“To assume that Viking men were ranked above women is to impose modern values on the past, which would be misleading,” cautions Marianne Moen. She has been studying how women’s status and power is expressed through Viking burial findings. Her master’s thesis The Gendered Landscape argues that viking gender roles may have been more complex than we assume.
Exploring new perspectives of Viking society is a theme which also will be the focus of the forthcoming Viking Worlds conference in March 2013, where Moen is a member of the organising committee.
Our assumptions of gender roles in viking society could skew the way we interpret burial findings, Moen points out. She uses the 1904 excavation of the Oseberg long boat to illustrate the point. Rather than the skeleton of a powerful king or chieftain, the ship surprisingly contained two female skeletons.
“The first theories suggested that this must be the grave of queen Åsa mentioned in Snorri’s Ynglinga saga, and that the other skeleton was her slave servant,” says Moen. Åsa Haraldsdottir was the mother of Viking king Halfdan the Black.
However, later carbon dating revealed that the buried ship was from around 834 AD - a date which made this theory unfeasible. But the idea of a queen mother and her servant became persistent amongst archaeologists.
”Since the Oseberg mound contained two women, the burial site has been analysed as a unique find, without reference to similar sites. The finding is very similar to the Gokstadskipet long boat, which is regarded as the grave of a powerful and influential king. So why isn’t Osebergskipet regarded in the same way?” asks Moen.
“There are several indicators that these women were powerful in their own right – but by defining one of them as a queen it is implied that her significance was due to who she was married to or had mothered.”
And although we accept that some Viking women may have had a role as religious figures (as a ‘volve’) performing rites, we do not accord them the corresponding power they would have had in a society where religious and political power was intertwined, Moen argues.
“Our perception of religion’s influence in the society is based on texts written hundreds of years afterwards, by men from a different and more misogynistic religion.”
Moen feels many archaeologists have put too much emphasis on historical texts, such as Snorri Sturluson’s sagas.
“As archaeologists we have to base our analyses on archaeological material. Historical material do have some value, but only as secondary sources.”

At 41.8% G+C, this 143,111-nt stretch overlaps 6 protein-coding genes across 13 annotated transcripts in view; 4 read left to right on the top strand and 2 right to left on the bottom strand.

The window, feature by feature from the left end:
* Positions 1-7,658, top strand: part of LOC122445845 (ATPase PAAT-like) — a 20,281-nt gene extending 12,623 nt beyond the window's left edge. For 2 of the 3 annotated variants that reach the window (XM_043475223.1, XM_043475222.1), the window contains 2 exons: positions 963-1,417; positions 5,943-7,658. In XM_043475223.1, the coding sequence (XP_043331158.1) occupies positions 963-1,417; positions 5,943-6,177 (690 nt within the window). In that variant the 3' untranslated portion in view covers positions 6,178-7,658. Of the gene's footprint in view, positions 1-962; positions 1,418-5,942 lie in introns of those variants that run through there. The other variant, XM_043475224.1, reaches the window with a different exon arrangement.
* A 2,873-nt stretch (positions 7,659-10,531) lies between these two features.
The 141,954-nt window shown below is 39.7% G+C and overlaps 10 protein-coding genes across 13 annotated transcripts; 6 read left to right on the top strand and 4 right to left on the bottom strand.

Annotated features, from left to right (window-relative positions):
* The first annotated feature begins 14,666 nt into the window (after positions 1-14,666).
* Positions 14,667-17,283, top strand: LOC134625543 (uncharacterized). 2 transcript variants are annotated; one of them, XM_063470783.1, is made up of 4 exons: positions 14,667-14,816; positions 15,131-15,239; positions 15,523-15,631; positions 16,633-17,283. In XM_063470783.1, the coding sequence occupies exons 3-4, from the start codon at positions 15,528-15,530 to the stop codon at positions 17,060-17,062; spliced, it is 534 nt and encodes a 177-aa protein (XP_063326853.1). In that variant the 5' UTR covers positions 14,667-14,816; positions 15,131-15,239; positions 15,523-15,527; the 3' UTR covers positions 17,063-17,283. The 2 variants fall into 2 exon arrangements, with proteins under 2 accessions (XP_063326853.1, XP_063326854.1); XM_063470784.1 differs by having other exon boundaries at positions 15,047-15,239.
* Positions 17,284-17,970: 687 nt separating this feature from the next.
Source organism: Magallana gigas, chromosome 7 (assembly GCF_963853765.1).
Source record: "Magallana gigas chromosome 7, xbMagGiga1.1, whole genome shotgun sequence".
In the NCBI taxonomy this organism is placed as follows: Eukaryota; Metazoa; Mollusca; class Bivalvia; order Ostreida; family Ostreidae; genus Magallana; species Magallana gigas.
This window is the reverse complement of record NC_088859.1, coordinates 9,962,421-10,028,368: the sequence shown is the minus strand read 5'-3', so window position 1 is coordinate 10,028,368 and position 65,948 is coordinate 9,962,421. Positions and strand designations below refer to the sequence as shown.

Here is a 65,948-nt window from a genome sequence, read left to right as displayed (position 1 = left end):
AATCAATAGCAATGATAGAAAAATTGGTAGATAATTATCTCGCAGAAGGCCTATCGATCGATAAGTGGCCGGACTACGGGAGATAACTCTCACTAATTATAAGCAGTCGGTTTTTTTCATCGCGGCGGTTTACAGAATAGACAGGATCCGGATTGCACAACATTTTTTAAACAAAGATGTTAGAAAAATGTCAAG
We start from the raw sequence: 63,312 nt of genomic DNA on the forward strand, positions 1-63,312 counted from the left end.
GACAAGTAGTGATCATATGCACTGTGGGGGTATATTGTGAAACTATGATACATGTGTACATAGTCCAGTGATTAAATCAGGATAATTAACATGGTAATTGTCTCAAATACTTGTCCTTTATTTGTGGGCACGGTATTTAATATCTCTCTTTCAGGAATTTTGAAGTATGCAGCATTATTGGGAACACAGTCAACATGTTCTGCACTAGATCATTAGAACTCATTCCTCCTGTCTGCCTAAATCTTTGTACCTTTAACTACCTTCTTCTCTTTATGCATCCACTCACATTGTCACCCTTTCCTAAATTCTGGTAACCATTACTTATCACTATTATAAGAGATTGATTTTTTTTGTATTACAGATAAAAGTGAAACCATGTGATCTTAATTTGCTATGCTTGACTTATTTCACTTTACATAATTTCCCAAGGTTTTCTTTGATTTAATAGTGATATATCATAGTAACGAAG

The fact that far more graves of men than women have been found from this era has also been seen as an indication that men were more powerful. But it might not be that straightforward to identify a grave as male or female, Moen suggests.
Usually archaeologists have to rely on artefacts to gender identify a grave, due to a lack of human remains. But the presence of male objects (such as swords, shields or spears) or female objects (jewellery, fabric and weaving artefacts) does not conclusively prove the gender.
“There have also been cases of male graves with beads and woven cloths, and women were sometimes buried with smaller weapons, for instance arrowheads. Generally it is fairly obvious what constitutes male or female objects, but the lines were sometimes blurred.”
Added to this, the larger metal objects usually found in male graves are more likely to be discovered after hundreds of years - while smaller female objects such as brooches (and hence, female graves) can remain undetected.
“If it is the case that women belonged to the private sphere of the home and men were in the public sphere of society, this should be reflected in the burial landscape,” Moen points out. But in the Kaupang area she has studied, female graves are side by side with male graves – and just as prominent.
“Since the Viking era became an important part of building Norwegian national identity in the 19th century, early archaeology was influenced by Victorian ideals. The contemporary ideals of women belonging to the home and men being out in the public was imposed on Viking society,” says Moen.
“The domestic role of Viking women may have been less limited to the private sphere than it is today. The large estates were contemporary seats of power, and the woman of the house had the keys. How private or public this role was should be interpreted outside our own cultural context.”